Smelling exhaust fumes in your air vents IS cause for concern.

Dear Car Talk

Dear Car Talk | Nov 01, 2001

Dear Tom and Ray:

We have a '97 Ford Escort with 19,000 miles. Recently, we've noticed the strong smell of exhaust coming in through the air conditioner or heater almost every time we come to a complete stop. This only happens when we have the fan on with the vent intake open. I have to switch the air off every time I come to a stop in order to avoid this. We also notice the smell from the front seat when we have the windows rolled down. My wife confessed that she ran over a concrete parking barrier recently, and she feared there was some damage underneath. I took the car to our local Ford dealership and then to a national muffler chain. Neither of them found anything wrong. They both suggested I spray air freshener in the air vents. The smell is definitely exhaust, and we're concerned it might be dangerous. -- Greg

TOM: We're concerned, too, Greg. As you might know, one of the early symptoms of carbon-monoxide poisoning is confusion and poor judgment. And look -- you've already written to us for advice!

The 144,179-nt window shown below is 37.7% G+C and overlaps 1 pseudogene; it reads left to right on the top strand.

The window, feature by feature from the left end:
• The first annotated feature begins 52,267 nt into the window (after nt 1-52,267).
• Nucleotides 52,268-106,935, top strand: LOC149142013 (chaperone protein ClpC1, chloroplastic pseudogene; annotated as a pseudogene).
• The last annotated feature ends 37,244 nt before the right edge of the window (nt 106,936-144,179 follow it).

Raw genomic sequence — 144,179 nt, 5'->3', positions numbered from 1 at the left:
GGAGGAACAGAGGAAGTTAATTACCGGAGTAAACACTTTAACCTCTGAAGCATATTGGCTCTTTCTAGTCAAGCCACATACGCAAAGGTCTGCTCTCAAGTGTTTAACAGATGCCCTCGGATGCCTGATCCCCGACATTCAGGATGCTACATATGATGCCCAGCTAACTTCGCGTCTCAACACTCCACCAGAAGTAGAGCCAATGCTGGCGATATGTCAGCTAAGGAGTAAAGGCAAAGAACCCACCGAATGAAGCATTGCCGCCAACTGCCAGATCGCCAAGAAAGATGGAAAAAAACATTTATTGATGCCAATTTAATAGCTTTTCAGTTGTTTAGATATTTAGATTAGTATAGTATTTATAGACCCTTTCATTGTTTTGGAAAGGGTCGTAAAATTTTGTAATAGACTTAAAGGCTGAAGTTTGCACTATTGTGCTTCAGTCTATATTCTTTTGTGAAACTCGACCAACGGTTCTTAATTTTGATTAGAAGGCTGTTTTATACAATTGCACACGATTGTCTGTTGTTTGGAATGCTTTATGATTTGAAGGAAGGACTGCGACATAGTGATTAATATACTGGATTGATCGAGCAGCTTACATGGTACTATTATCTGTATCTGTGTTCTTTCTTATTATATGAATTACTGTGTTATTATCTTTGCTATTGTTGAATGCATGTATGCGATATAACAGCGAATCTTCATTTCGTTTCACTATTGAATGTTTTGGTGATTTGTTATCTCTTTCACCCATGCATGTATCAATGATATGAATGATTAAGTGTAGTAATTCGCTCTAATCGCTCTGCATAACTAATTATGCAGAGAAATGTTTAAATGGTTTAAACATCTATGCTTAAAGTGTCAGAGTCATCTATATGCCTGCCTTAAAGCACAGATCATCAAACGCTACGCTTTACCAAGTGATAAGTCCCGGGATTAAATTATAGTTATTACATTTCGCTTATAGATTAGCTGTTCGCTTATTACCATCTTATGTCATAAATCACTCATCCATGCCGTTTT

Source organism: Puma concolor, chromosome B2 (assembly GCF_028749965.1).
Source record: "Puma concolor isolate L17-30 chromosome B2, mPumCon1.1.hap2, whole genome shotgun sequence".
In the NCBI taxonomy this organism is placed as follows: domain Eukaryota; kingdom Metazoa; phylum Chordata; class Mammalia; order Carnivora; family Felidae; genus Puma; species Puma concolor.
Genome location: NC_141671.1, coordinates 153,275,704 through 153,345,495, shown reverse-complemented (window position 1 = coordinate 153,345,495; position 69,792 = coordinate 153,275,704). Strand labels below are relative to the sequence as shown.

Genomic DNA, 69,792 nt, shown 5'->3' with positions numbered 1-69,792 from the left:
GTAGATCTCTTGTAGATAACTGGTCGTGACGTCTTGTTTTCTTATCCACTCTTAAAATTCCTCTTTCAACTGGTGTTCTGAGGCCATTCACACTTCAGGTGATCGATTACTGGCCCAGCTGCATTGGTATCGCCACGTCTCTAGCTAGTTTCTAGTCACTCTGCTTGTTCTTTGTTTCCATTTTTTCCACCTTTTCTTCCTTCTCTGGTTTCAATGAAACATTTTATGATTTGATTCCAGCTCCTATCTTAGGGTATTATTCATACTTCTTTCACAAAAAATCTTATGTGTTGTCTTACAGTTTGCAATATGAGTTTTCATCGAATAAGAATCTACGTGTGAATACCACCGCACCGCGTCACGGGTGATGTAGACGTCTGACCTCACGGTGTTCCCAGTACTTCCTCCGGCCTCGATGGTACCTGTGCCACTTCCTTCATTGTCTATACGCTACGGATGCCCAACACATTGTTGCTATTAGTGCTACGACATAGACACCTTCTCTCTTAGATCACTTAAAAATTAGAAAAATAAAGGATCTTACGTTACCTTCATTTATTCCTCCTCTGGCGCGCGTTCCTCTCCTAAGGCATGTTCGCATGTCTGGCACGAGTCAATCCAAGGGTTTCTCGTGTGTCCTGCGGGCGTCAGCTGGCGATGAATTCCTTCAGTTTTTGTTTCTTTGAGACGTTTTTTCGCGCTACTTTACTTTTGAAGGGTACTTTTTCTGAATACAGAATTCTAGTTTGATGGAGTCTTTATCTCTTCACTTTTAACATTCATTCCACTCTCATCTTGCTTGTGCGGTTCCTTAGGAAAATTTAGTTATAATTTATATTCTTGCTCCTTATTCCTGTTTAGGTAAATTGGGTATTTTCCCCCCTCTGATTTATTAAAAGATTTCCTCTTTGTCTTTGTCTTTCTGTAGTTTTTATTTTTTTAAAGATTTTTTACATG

RAY: You clearly have an exhaust leak, Greg. And it probably IS the result of your wife hitting the parking barrier. The front pipe of this car's exhaust system runs down from the engine under the front of the car, and it probably got jolted, creating a small leak somewhere. And the leaking exhaust is wafting up through the engine compartment and entering the ventilation system through the cowl in front of the windshield.

TOM: And last time we checked, Lysol does not neutralize carbon monoxide (shame on those bozos for suggesting that). You need a mechanic who is willing to take a little time to find the leak.

RAY: If it's a very small leak, the best way to pinpoint it is with an emissions wand -- the kind that's used in state emissions tests. The mechanic passes the wand around inside the engine compartment, and when the needle goes bonkers, he's found the site of the leak.

TOM: Find someone who's willing to find this leak for you and who'll fix it, Greg. And in the meantime, if you catch yourself calling our radio show, seek medical attention immediately.

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